Battle of the Women’s Health Care Giants - Can anything good come from this?
Many of us in the public relations industry have watched sadly – and with jaws dropping – over the recent announcement (and then retraction) of a decision to cut Komen funding to all of the Planned Parenthood affiliates. While it was tempting to lash out from the beginning, as a veteran “old war horse” I decided to hold my powder. I was not surprised to learn the decision had been reversed after a mammoth backlash scorched the web and mainstream media with its firepower. At times like this, public relations people always ask ourselves – did any good come from this and what can we learn?
These two organizations – while very different in many ways – also have a lot in common. They are run at the national level but rely on numerous affiliates to do the tough work of bringing health care to not only the poor and disenfranchised, but in many cases, particularly in our rural areas, they are the only place women in the community can get much-needed breast screenings. Planned Parenthood and Susan G. Komen for the Cure are tireless providers of access to women’s health. If they didn’t exist, many women would not get these screenings and many more would die as a result.
Here are the lessons to be learned, as I see them.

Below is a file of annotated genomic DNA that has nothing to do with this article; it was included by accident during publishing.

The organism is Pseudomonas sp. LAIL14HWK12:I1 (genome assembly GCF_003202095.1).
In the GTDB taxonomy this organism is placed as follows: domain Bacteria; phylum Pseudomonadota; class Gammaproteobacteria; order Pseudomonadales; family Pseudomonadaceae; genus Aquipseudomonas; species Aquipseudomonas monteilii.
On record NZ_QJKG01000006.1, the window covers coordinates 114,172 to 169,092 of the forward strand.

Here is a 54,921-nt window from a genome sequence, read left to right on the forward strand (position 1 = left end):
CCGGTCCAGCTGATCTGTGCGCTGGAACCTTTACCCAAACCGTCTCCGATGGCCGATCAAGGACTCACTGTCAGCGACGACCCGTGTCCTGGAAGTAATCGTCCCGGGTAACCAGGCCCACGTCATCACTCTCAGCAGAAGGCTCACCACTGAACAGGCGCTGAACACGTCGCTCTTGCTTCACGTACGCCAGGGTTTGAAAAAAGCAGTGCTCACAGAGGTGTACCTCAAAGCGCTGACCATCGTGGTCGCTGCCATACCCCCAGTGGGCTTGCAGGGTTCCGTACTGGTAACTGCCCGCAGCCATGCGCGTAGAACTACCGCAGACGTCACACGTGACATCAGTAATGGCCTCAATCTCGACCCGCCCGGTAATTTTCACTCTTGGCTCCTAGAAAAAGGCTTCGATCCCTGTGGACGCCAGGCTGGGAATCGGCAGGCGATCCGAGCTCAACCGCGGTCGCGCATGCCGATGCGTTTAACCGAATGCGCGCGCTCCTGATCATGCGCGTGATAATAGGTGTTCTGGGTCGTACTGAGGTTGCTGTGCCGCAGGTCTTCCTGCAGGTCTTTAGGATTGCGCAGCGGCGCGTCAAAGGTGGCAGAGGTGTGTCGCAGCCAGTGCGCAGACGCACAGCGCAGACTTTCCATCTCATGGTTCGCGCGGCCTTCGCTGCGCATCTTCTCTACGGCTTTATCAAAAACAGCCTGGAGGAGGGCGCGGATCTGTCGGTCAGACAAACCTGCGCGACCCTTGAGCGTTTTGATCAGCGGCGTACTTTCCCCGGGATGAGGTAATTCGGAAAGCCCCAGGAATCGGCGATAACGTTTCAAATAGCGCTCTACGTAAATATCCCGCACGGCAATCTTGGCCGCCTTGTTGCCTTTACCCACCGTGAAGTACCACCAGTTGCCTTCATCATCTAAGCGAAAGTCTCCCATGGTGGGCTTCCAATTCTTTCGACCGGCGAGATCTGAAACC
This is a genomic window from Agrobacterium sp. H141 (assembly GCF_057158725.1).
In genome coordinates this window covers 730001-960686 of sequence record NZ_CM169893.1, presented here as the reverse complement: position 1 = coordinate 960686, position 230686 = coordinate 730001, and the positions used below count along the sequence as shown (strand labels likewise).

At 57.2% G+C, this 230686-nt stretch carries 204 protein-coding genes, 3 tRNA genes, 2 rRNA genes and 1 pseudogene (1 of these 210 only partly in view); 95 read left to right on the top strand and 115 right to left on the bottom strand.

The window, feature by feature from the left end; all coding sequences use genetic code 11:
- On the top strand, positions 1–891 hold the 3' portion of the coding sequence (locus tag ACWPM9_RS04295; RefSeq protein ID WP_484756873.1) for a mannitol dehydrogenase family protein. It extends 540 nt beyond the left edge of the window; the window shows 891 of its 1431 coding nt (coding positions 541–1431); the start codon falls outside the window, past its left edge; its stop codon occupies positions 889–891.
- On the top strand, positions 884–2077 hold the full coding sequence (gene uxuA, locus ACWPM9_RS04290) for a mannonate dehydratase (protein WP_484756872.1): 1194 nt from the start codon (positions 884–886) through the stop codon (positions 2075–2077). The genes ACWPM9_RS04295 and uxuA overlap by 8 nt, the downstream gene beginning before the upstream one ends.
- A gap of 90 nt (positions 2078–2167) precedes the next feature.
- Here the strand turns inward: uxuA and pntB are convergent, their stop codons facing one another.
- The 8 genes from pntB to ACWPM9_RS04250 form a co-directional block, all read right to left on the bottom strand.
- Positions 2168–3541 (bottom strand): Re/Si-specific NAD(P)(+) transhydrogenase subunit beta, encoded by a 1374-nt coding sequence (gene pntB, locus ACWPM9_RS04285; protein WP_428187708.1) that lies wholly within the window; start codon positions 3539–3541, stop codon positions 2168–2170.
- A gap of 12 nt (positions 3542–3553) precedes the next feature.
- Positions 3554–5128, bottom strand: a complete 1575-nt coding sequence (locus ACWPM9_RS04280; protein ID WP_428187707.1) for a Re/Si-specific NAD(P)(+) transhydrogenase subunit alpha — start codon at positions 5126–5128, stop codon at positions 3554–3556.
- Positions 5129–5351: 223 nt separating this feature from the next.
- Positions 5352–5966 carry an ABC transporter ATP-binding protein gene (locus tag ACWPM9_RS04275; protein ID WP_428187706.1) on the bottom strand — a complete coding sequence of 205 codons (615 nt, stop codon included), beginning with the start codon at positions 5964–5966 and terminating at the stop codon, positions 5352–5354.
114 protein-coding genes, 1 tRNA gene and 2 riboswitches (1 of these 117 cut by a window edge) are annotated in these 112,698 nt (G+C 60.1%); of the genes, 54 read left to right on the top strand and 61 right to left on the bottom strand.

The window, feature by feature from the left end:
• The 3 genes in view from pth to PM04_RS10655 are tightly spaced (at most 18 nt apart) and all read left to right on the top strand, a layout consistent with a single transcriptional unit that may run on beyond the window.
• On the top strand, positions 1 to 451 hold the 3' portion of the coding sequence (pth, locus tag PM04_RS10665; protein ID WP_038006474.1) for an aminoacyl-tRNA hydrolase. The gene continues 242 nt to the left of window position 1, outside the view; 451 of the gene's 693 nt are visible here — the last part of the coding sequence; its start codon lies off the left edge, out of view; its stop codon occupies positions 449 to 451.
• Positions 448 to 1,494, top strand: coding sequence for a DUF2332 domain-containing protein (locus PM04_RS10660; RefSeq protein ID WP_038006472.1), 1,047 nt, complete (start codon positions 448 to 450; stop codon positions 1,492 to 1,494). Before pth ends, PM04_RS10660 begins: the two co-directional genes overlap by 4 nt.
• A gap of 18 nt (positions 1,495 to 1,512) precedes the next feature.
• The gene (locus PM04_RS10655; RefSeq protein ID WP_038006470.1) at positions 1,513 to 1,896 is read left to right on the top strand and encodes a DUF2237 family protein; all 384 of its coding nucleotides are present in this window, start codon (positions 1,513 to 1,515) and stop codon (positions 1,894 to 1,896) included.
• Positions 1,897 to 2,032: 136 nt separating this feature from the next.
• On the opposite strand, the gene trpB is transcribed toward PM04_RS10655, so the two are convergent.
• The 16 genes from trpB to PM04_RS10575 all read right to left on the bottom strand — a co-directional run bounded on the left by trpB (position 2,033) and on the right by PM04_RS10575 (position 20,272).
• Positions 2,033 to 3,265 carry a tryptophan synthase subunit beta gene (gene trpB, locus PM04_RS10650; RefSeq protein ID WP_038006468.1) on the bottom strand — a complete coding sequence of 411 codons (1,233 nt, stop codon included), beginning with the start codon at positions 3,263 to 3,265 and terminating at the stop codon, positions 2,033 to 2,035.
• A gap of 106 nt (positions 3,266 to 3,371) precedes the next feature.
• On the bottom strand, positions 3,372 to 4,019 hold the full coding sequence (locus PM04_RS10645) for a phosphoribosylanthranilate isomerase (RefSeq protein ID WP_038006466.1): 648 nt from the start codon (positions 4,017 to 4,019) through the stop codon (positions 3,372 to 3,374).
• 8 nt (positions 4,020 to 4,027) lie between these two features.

- Lesson One – Decision-making at the national level – as was apparently done by the Komen camp without input from the affiliates who are on the front lines of this battle – neglected to take the consequences into consideration. Headquarters of organizations cannot act in isolation without the facts – and there is no better place to get the facts than from the front line people who do the actual work. Targeted research into how any major decisions being considered will impact the organization is also fundamental to avoid nasty surprises.
- Lesson Two – Read the mood of the country. Women and men are passionate defenders when it looks like the health safety net for the poor is being further compromised. Did we learn nothing from the recent outcry from the Presidential debate trail? The Occupy movement? Out of touch organizations can soon find themselves out of support and then out of business. Top-down, one-way communication seldom works – unless you’re in an actual war situation.
- Lesson Three – Don’t underestimate the power of interactive communication. While mainstream media found the story irresistible, it went viral in record time with an energy that was scary. While donations increased to Planned Parenthood – this may be the one good thing that came out of it – to do so at the cost of taking a chunk out of a high-quality organization like the Komen group, in a snarky, pitting of women-against-women tone that was unmistakable – was stomach-turning. No one wins in the long run if these two organizations that have done so much for women’s health can’t work together. It is essential to prepare our organizations with interactive-friendly strategy when major decisions are being made. “No comment” never really works and comes across as weak and out of touch. The Komen organization said those magic words we in public relations know help to sooth the public sentiment in cases like these – “we’re sorry.” The healing could begin now for those who want to move on.
In the aftermath, my hope as a supporter of both organizations is that any woman in small town, rural America as well as her sister in the inner city can walk into a Planned Parenthood clinic and get her breast screening examination without having to worry about how she’s going to pay for it.